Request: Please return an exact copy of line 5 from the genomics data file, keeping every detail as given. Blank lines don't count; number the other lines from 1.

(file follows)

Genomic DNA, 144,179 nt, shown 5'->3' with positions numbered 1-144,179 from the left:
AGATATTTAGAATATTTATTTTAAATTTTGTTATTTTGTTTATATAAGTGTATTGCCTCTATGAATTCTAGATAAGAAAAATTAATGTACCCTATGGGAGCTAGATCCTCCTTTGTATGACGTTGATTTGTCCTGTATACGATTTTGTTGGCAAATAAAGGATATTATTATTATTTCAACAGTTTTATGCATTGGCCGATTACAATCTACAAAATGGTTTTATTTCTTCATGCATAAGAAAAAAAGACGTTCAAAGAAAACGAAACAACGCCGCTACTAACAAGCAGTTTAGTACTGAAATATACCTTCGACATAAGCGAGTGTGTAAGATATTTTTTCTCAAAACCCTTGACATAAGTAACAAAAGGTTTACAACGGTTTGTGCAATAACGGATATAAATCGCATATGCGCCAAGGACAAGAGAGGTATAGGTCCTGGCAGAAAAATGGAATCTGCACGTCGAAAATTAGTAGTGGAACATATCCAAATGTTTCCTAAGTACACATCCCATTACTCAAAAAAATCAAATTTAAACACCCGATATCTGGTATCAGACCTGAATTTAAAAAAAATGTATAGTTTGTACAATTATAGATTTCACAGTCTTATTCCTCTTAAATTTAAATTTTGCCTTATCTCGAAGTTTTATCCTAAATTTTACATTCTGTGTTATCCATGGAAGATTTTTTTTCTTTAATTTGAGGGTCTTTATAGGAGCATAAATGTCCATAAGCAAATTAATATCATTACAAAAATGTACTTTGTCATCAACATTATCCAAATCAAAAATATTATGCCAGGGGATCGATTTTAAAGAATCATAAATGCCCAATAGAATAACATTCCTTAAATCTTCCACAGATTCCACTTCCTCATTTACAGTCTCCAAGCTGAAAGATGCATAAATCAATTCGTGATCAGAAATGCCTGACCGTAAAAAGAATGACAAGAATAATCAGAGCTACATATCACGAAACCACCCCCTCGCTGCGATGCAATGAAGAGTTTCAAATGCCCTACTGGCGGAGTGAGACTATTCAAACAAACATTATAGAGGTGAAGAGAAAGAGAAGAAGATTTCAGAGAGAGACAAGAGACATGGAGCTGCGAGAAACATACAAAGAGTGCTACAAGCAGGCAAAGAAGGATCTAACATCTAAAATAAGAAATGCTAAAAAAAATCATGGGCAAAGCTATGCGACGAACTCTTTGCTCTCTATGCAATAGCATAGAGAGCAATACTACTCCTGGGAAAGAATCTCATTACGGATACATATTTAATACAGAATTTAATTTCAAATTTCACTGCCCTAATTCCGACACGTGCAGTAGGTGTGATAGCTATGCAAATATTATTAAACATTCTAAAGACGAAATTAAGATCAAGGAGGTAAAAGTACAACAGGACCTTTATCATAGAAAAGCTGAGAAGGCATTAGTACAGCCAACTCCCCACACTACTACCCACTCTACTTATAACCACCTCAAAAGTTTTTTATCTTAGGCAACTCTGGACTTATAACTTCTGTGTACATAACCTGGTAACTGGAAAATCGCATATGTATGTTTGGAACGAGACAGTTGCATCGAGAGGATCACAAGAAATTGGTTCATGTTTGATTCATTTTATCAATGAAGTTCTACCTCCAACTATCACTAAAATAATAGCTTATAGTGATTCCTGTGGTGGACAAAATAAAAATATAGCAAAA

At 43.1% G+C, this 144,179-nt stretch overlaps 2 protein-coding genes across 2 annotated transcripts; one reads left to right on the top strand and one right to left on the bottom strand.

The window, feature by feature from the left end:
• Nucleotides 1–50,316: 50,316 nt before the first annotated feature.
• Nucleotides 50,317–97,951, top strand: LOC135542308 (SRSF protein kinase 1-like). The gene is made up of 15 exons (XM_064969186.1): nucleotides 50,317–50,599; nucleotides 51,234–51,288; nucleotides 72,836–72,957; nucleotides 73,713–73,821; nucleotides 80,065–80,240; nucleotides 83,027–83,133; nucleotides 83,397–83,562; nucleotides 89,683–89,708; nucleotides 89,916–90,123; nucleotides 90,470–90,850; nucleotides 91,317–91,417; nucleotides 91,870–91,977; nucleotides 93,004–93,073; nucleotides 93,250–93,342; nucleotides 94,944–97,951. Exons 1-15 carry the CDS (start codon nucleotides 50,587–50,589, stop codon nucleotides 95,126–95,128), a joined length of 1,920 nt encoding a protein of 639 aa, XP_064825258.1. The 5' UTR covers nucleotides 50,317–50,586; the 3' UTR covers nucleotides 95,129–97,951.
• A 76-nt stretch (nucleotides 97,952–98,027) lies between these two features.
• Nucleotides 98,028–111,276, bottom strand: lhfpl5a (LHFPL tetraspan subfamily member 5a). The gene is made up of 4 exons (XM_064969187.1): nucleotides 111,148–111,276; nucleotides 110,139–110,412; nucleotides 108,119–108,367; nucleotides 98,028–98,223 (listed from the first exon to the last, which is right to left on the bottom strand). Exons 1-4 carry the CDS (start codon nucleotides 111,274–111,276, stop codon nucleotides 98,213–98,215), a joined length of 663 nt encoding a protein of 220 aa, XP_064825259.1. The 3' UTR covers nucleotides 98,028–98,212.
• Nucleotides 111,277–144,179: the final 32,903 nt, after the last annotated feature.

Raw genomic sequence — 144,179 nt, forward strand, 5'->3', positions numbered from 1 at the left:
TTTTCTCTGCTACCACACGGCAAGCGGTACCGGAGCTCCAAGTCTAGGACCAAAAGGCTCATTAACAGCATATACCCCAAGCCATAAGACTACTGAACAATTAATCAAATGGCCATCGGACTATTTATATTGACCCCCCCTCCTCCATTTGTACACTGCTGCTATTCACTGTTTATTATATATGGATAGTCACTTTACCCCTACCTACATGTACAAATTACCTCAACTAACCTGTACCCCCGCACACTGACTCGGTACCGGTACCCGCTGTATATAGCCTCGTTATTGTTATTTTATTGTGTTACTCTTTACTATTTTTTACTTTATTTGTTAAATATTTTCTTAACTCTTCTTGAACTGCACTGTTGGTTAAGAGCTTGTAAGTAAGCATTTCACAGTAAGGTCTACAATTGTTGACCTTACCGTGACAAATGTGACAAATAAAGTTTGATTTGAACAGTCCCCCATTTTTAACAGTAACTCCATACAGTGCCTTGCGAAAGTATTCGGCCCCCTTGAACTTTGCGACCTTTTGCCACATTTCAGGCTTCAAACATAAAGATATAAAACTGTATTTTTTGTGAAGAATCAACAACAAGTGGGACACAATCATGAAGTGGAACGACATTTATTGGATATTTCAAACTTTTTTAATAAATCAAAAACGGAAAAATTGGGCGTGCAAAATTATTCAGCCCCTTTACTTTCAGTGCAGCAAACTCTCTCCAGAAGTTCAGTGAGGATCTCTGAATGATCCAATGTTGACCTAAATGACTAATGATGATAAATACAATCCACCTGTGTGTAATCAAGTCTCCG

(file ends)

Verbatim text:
• Nucleotides 1–50,316: 50,316 nt before the first annotated feature.